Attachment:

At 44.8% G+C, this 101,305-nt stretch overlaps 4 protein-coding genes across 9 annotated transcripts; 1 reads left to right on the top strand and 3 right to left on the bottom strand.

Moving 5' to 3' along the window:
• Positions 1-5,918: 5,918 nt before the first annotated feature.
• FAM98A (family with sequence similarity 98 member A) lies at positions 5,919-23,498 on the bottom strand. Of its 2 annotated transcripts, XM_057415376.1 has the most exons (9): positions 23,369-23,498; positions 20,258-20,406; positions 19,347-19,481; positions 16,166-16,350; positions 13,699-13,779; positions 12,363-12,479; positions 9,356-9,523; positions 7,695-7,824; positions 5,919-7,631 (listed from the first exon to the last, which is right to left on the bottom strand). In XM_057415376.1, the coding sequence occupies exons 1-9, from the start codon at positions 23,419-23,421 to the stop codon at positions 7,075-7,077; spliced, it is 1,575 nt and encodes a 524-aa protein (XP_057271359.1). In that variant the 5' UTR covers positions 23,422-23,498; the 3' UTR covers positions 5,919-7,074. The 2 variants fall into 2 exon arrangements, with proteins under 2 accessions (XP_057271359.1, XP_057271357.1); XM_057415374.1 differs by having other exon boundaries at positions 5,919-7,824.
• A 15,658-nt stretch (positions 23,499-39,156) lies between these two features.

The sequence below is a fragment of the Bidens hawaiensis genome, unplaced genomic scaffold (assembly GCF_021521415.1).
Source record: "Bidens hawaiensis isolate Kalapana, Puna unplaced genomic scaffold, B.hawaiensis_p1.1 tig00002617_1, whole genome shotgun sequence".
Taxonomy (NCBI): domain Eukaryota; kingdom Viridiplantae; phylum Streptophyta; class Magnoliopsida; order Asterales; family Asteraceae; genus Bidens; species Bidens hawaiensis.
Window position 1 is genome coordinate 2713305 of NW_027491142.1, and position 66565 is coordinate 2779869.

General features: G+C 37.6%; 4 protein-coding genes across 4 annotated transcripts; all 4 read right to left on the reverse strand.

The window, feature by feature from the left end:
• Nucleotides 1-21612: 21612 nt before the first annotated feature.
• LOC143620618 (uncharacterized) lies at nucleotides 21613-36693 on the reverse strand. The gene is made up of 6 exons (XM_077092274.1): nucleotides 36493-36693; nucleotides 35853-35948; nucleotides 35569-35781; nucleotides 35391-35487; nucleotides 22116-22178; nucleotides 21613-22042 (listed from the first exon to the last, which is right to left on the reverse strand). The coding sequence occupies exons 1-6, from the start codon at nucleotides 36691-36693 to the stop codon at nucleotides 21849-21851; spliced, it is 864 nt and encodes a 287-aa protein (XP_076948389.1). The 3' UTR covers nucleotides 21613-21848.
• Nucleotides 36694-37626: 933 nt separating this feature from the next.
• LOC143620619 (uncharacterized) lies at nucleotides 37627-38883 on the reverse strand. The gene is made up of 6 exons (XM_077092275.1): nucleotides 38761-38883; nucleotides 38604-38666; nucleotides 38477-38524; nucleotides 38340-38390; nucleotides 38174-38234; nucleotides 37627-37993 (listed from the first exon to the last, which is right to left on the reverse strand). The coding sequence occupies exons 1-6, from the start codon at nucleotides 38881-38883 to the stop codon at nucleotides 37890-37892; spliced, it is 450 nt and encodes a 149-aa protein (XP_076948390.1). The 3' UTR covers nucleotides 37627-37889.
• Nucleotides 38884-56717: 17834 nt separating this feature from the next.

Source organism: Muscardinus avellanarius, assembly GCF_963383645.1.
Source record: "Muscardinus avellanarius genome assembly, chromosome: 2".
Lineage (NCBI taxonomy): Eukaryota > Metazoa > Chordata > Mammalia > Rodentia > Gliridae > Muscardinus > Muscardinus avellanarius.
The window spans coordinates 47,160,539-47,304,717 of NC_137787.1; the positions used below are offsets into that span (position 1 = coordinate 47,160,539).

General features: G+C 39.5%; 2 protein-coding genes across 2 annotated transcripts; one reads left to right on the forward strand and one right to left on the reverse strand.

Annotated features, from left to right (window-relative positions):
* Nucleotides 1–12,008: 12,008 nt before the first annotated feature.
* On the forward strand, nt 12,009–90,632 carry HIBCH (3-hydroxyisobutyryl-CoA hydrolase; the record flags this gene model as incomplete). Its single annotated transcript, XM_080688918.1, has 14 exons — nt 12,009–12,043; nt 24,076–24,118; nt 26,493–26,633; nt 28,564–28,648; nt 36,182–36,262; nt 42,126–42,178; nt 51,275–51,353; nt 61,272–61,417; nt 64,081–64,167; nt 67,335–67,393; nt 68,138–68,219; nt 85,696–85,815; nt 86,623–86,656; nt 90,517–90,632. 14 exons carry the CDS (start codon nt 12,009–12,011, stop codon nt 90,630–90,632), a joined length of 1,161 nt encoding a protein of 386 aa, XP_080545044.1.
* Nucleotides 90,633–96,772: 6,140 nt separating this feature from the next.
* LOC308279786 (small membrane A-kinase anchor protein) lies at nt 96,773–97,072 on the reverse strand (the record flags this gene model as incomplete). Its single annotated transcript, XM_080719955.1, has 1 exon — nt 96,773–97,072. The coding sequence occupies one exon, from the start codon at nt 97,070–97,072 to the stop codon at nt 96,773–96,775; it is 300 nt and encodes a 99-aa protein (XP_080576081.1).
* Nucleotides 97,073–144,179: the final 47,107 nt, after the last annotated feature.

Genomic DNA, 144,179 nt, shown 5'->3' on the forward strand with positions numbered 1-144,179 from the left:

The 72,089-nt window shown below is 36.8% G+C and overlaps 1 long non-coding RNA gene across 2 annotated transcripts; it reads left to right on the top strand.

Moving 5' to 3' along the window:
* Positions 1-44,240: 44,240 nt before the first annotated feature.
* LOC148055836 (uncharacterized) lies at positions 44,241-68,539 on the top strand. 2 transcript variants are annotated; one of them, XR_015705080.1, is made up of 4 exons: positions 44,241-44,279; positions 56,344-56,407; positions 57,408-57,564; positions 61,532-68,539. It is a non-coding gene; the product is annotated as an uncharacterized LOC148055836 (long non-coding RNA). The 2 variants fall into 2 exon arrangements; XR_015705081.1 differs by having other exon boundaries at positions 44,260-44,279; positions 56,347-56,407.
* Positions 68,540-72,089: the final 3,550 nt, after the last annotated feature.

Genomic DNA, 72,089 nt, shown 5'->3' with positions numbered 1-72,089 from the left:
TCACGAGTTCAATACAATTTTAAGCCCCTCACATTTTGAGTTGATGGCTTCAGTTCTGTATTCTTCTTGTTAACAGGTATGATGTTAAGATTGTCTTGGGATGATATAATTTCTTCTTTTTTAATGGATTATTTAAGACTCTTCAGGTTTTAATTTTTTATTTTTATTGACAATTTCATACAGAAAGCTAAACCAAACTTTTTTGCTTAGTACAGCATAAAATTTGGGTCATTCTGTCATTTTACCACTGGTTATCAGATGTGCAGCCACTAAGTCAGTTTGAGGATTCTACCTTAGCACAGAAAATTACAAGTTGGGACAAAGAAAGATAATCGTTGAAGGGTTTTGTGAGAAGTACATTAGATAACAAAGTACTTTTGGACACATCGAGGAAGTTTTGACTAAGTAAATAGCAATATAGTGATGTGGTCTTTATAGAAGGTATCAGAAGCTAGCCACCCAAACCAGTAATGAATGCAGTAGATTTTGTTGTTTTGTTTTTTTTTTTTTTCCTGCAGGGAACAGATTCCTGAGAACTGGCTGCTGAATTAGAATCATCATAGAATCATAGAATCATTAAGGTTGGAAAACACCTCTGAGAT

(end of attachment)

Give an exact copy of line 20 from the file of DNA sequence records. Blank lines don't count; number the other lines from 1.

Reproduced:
The window spans coordinates 47,160,539-47,304,717 of NC_137787.1; the positions used below are offsets into that span (position 1 = coordinate 47,160,539).